Makers who create and sell digital assets in Meta’s Horizon Worlds virtual reality platform will earn quite a bit less than expected as the company plans to cut by up to 47.5 percent.
In a recent blog post, Facebook’s parent company announced it will enable select Horizon Worlds creators to sell virtual assets within their digital worlds. While this is good news for creators, Meta has not stated how much it will charge them to sell digital assets and possibly even NFTs on its platform.
According to a new report from CNBC, a company spokesperson confirmed to the news channel that it will require an overall cut of up to 47.5 percent on any transaction. This discount includes a 30 percent “hardware platform fee” for sales through the Meta Quest Store, although Horizon Worlds also charges a 17.5 percent fee.
So far, the response from creators to Meta’s high fees has been less than great, which could hurt the adoption of Horizon Worlds, which launched in the US and Canada last December but isn’t rolling out globally yet.
Virtual Assets vs In-App Purchases
Since the metaverse is still a relatively new idea and has yet to be fully implemented, CNBC and other news sources have compared the company’s fees for selling virtual assets in Horizon Worlds to the fees Apple charges app developers.
In the past, Meta CEO Mark Zuckerberg and other company executives have criticized the iPhone maker for charging developers a 30 percent fee for in-app purchases. Last November, Zuckerberg explained that the company would make it easier for developers to earn more for their work, saying:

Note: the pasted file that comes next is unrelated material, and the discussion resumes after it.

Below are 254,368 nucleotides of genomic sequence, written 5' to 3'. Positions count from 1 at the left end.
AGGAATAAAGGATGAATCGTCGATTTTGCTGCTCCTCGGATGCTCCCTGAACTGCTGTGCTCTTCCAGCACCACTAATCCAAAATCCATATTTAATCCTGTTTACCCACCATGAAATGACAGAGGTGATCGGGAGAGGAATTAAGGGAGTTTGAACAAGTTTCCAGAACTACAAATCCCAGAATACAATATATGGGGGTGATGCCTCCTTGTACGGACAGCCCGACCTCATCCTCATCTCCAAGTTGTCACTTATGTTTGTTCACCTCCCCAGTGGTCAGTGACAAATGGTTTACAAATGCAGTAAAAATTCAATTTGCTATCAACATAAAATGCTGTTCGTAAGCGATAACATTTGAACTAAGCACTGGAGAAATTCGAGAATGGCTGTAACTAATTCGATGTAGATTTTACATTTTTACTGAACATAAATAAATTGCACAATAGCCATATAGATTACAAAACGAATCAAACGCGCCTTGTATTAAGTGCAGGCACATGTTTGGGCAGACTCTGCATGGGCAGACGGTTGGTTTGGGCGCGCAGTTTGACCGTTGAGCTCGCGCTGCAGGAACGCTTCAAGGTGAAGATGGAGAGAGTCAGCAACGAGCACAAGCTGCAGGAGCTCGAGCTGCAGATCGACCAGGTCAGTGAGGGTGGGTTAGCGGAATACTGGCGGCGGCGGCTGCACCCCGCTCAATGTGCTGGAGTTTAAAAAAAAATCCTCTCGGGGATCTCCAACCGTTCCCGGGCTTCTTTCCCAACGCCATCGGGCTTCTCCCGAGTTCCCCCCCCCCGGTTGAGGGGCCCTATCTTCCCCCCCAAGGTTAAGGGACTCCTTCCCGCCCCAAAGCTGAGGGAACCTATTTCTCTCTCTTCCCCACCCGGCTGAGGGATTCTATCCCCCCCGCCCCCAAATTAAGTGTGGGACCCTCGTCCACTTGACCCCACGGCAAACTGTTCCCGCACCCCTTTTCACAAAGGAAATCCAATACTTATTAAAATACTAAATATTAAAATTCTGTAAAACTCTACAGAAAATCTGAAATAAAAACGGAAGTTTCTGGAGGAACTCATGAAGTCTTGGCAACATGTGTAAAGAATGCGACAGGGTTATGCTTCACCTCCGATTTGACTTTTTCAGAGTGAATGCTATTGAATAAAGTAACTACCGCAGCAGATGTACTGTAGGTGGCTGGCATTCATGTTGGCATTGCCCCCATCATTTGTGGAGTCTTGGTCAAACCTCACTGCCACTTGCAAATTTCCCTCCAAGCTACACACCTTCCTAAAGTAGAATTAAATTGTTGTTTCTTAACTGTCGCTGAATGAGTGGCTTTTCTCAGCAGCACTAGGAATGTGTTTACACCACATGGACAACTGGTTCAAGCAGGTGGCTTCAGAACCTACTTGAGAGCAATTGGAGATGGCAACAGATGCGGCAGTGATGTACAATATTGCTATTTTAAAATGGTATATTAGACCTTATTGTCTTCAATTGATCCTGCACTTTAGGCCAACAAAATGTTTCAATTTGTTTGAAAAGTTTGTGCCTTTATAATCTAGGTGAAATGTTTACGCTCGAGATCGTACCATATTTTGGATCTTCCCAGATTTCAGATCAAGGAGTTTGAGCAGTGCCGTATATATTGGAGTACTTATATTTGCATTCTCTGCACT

“As we build for the metaverse, we are focused on unlocking opportunities for creators to monetize their work. The 30% fees Apple takes on transactions makes it harder to do that, so we’re updating our subscription product so creators can now earn more.”
Meanwhile, Google announced last year that it will lower its own 30 percent fee for digital purchases on the Play Store to 15 percent for the first $1 million in annual revenue, while Apple announced it would lower its fee to 15 percent for developers. who earn less than $1 m each year.
Meta needs to monetize the metaverse to make it work, but with fees as high as 47.5 percent, it can be difficult to convince developers to create content for Horizon Worlds. Still, the company could decide to cut its fees ahead of Horizon Worlds’ global rollout.